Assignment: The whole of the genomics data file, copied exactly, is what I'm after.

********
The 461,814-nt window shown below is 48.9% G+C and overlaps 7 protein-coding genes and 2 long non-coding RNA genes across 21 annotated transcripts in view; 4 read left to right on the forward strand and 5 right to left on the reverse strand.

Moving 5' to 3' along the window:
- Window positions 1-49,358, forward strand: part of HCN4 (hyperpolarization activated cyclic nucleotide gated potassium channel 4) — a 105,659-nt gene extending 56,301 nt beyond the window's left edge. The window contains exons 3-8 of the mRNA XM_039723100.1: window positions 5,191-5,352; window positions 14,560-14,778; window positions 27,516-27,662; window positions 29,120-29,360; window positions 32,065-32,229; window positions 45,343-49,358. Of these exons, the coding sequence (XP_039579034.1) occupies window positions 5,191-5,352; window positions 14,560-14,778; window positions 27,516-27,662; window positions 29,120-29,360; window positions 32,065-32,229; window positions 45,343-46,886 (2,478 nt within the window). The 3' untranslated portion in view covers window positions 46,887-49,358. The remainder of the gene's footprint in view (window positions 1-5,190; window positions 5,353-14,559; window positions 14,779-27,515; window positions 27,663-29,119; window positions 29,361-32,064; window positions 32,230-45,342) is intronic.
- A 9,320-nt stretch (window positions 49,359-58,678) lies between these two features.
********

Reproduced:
The 461,814-nt window shown below is 48.9% G+C and overlaps 7 protein-coding genes and 2 long non-coding RNA genes across 21 annotated transcripts in view; 4 read left to right on the forward strand and 5 right to left on the reverse strand.

Moving 5' to 3' along the window:
- Window positions 1-49,358, forward strand: part of HCN4 (hyperpolarization activated cyclic nucleotide gated potassium channel 4) — a 105,659-nt gene extending 56,301 nt beyond the window's left edge. The window contains exons 3-8 of the mRNA XM_039723100.1: window positions 5,191-5,352; window positions 14,560-14,778; window positions 27,516-27,662; window positions 29,120-29,360; window positions 32,065-32,229; window positions 45,343-49,358. Of these exons, the coding sequence (XP_039579034.1) occupies window positions 5,191-5,352; window positions 14,560-14,778; window positions 27,516-27,662; window positions 29,120-29,360; window positions 32,065-32,229; window positions 45,343-46,886 (2,478 nt within the window). The 3' untranslated portion in view covers window positions 46,887-49,358. The remainder of the gene's footprint in view (window positions 1-5,190; window positions 5,353-14,559; window positions 14,779-27,515; window positions 27,663-29,119; window positions 29,361-32,064; window positions 32,230-45,342) is intronic.
- A 9,320-nt stretch (window positions 49,359-58,678) lies between these two features.